Fredrick Douglass: America Is Not Irredeemable

Where Douglass may have raised a few eyebrows was in his conclusion where he challenged the common northern abolitionist belief that the U.S. Constitution itself was pro-slavery and should be discarded. When Douglass initially escaped slavery, he had accepted this view, but upon reading and studying the Constitution for himself, he came to a different opinion…

…Douglass was challenging not only the white racists of his day, but also the “enlightened” white abolitionists who thought America was irredeemable and wanted to throw away its founding documents.

Dean Nelson, “Remembering Frederick Douglass’ Great Fourth of July Speech in Context” (July 3, 2020) (HT: Lisa Spencer).

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  1. Frederick Douglass’s writings should be a “must read” for those who want to understand the Abolition Movement of the 19th Century. Contrary to modern revisionism, the Abolition Movement was not equalitarian. Douglass had a very uneasy relationship with Northerners, including Lincoln.

  2. Douglass does not cite the exact Supreme Court case which he refers to but I am assuming that he is referring to the following, “The Civil Rights Cases.” Oyez, Accessed 5 Jul. 2020. In this case it appears that the 14th amendment is overturned by the Supreme Court.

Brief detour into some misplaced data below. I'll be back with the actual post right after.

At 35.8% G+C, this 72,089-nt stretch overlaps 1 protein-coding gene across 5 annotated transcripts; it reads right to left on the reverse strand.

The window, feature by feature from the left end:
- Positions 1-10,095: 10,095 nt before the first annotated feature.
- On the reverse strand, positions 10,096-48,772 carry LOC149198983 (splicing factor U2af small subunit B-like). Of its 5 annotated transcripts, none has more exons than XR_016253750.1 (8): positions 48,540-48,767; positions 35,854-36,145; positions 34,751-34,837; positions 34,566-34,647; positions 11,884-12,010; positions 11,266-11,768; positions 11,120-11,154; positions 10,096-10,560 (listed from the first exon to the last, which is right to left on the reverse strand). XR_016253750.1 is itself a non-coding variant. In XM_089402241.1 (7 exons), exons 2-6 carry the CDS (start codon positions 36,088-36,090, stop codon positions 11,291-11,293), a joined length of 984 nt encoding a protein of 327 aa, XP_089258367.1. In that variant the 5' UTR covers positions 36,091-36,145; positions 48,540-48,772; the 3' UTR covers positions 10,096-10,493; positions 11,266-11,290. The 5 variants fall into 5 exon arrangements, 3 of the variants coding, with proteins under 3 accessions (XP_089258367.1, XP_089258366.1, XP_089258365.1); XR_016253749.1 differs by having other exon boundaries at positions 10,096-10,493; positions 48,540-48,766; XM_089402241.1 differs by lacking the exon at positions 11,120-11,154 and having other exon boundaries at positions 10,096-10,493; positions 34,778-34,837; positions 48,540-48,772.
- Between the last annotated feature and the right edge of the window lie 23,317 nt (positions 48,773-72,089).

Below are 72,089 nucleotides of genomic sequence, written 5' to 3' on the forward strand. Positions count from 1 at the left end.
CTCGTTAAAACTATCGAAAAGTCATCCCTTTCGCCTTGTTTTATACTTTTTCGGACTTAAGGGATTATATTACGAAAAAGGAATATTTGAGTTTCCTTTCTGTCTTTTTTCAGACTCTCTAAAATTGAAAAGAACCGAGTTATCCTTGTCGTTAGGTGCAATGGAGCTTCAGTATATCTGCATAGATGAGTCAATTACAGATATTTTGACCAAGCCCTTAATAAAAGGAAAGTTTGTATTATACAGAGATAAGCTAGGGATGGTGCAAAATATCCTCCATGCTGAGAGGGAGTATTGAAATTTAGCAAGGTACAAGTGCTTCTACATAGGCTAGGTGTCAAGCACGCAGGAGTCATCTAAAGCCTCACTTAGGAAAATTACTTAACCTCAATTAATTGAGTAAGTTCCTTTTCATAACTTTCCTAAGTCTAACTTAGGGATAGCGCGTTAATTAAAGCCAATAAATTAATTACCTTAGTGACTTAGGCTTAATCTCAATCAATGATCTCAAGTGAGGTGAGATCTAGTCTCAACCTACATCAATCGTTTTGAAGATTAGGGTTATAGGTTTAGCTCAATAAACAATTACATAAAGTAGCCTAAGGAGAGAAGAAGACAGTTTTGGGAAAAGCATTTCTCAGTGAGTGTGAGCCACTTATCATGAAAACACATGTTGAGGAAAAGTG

“Fellow-citizens! Among the great evils which now stalk abroad in our land, the one, I think, which most threatens to undermine and destroy the foundations of our free institutions in this country is the great and apparently increasing want of respect entertained for those to whom are committed the responsibility and the duty of administering our government. On this point I think all good men must agree, and against the evil I trust you feel the deepest repugnance, and that we will, neither here nor elsewhere, give it the least breath of sympathy or encouragement. We should never forget, whatever may be the incidental mistakes or misconduct of rulers, that government is better than anarchy, and that patient reform is better than violent revolution.” – Frederick Douglass, cited March, 20, 2020. Life and Times of Frederick Douglass, p. 216/656* , cited March 3, 2020
    * pdf page/book page

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